Floods, droughts, heatwaves and other climate-related extremes caused economic losses of €453 billion between 1980 and 2017, claiming the lives of more than 115,000 people across Europe.
According to data published by the European Environment Agency (EEA) on Tuesday (2 April), the 33 European Economic Area countries have experienced a collective loss of €13 billion a year since the turn of the decade.
Germany, Italy, France and the United Kingdom topped the list of the countries most hard-hit by the damages. France recorded the highest number of fatalities, with 23,415 lives lost since 1980.
A massive 68% of those deaths were caused by what the Agency classes as ‘Climatological – Heatwave events’, while 22% were triggered by ‘Geophysical events’ like earthquakes and landslides.
The nearly half-trillion euros in damages is roughly equivalent to Belgium’s total gross domestic product.
Nearly a third of total economic losses were caused by flood damage and another third were caused purely by storms. The most expensive single events were 2002’s Central Europe flood (€21 billion) and the 2003 drought and heatwave (€15 billion).
According to German reinsurance group Munich Re, 2017 was globally the second-costliest year on record for natural disasters, after 2011, with losses from weather-related disasters breaking previous records.
Munich Re estimates that total losses topped $330 billion (€293 billion) and that insured losses came in at $135 billion, making it a record-breaking year in the 1980-2017 period. The group concluded that hurricanes and earthquakes were the two most prominent causes.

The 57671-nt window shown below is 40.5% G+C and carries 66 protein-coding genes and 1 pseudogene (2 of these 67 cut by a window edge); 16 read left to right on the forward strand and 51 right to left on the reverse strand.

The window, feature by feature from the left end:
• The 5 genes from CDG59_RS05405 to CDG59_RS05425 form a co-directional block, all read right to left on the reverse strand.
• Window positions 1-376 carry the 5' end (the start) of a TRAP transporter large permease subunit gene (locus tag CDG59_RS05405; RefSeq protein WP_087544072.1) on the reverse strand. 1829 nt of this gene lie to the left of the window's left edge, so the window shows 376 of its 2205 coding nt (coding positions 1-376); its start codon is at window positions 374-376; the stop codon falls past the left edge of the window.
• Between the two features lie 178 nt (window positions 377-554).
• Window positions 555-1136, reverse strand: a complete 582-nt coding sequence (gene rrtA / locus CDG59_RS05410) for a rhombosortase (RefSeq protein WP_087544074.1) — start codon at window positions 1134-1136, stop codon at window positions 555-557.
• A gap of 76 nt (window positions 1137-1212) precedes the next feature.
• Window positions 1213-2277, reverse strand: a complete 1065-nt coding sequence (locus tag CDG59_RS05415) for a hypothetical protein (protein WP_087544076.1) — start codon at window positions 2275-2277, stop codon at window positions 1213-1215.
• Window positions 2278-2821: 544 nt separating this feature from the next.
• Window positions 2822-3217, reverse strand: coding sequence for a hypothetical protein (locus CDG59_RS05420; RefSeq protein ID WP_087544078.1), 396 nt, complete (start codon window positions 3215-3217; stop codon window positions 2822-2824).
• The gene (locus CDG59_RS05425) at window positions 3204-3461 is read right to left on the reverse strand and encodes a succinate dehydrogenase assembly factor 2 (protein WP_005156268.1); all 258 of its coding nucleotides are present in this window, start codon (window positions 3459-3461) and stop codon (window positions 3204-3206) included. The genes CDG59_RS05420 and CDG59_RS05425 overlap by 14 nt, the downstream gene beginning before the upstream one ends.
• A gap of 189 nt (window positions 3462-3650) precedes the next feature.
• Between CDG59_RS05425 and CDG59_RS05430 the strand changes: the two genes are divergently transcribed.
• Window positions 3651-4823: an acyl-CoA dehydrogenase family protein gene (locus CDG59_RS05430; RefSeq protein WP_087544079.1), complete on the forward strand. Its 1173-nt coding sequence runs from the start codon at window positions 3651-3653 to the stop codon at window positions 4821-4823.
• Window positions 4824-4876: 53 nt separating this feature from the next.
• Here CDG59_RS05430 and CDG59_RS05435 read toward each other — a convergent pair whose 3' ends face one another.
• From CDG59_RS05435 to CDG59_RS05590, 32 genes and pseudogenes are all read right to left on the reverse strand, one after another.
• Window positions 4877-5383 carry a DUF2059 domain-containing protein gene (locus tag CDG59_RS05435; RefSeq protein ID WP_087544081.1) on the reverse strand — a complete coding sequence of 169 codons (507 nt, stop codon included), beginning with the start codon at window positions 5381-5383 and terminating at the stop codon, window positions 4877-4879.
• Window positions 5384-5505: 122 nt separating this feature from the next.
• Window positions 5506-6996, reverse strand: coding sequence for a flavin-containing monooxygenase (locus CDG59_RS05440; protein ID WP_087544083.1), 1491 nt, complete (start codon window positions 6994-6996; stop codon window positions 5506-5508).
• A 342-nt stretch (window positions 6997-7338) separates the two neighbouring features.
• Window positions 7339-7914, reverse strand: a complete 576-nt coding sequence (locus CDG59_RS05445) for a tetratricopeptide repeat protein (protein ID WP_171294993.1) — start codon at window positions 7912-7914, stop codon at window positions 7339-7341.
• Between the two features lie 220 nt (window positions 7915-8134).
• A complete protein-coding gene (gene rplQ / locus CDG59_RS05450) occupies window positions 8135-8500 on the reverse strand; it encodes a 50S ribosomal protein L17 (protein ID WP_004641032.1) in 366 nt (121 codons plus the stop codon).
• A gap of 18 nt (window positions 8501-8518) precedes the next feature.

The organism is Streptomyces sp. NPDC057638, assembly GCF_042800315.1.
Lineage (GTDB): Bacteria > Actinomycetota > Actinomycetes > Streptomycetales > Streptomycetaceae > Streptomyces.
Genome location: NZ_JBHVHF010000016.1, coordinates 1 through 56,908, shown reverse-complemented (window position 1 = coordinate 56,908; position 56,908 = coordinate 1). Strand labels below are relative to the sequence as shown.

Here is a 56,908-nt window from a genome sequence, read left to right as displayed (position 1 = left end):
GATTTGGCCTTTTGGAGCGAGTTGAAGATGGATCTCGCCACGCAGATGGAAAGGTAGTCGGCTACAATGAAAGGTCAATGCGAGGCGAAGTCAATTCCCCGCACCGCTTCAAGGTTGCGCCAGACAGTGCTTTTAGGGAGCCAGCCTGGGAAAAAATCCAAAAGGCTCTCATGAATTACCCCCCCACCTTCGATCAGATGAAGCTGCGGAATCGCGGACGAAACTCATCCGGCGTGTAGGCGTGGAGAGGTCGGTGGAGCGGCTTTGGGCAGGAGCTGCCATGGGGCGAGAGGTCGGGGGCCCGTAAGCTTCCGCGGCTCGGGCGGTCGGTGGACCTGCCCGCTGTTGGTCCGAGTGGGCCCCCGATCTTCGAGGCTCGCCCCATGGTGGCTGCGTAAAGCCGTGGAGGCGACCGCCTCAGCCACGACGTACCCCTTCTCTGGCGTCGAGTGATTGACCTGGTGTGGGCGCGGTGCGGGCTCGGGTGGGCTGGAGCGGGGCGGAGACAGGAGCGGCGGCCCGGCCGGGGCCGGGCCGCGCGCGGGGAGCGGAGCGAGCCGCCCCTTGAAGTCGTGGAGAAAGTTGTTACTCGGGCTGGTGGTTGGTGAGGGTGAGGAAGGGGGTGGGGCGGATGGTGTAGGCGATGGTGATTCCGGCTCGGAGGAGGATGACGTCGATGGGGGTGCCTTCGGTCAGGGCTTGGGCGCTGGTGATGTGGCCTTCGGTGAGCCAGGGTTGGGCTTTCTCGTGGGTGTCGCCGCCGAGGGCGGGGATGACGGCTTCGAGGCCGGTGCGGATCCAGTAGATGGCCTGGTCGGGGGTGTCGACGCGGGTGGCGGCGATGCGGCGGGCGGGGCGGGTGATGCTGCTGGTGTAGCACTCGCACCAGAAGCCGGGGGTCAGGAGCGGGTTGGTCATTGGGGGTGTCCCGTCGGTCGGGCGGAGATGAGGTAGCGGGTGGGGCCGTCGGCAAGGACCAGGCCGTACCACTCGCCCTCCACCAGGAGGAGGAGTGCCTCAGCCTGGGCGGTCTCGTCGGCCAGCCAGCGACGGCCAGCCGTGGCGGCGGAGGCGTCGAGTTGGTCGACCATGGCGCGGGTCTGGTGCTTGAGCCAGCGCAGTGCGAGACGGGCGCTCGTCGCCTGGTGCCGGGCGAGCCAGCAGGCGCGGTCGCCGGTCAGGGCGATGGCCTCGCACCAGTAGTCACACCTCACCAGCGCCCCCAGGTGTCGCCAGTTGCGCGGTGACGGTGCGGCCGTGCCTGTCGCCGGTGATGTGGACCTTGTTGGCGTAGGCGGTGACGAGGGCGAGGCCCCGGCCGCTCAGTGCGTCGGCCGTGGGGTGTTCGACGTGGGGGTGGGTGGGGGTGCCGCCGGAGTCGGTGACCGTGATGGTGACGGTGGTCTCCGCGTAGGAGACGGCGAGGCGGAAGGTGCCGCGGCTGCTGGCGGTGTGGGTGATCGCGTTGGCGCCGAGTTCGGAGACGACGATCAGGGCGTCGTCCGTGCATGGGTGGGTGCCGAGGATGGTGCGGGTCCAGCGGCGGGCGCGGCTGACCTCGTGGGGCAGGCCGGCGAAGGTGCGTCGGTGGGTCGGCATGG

2017 only narrowly came up short of the 2011 record of $350 billion, largely caused by Japan’s devastating earthquake, the fourth most powerful since records began, which triggered the Fukushima nuclear meltdown.
Although climate and weather-related losses are clearly significant both from a loss of human life and a financial standpoint, policymakers are reluctant to include them when coming up with new rules and targets.
For example, the European Commission’s recent Clean Planet for All climate strategy for 2050 acknowledges that record temperatures and weather events “impose ever-growing costs and threaten the livelihood of all of us”.
However, the modelling does not take into account those specific losses and even the EEA says that “the high variability makes the analysis of historical trends difficult, since the choice of years heavily influences the trend outcomes”.
The Agency also maintains that it is a complex factor to interpret given that “a large share of the total deflated losses has been caused by a small number of events. Specifically, more than 70 % of economic losses were caused by less than 3 % of all unique registered events.”
Economic losses in terms of agriculture are also difficult to predict. Sectors like the wine-growing and beer-making industries are expected to be hit hard by temperatures but the true impact simply cannot be summed up in one concrete figure.
Environmental groups have for some time been calling on policymakers to find a way of including the figures but faced with opposition have instead focused on making sure that target setting exercises champion the so-called co-benefits of addressing climate change.
The Commission’s draft 2050 climate plan was widely welcomed in that regard as it concluded that an ambitious climate change policy would cut healthcare costs by around €200 billion per year, reduce premature deaths and massively improve air quality.
[Edited by Zoran Radosavljevic]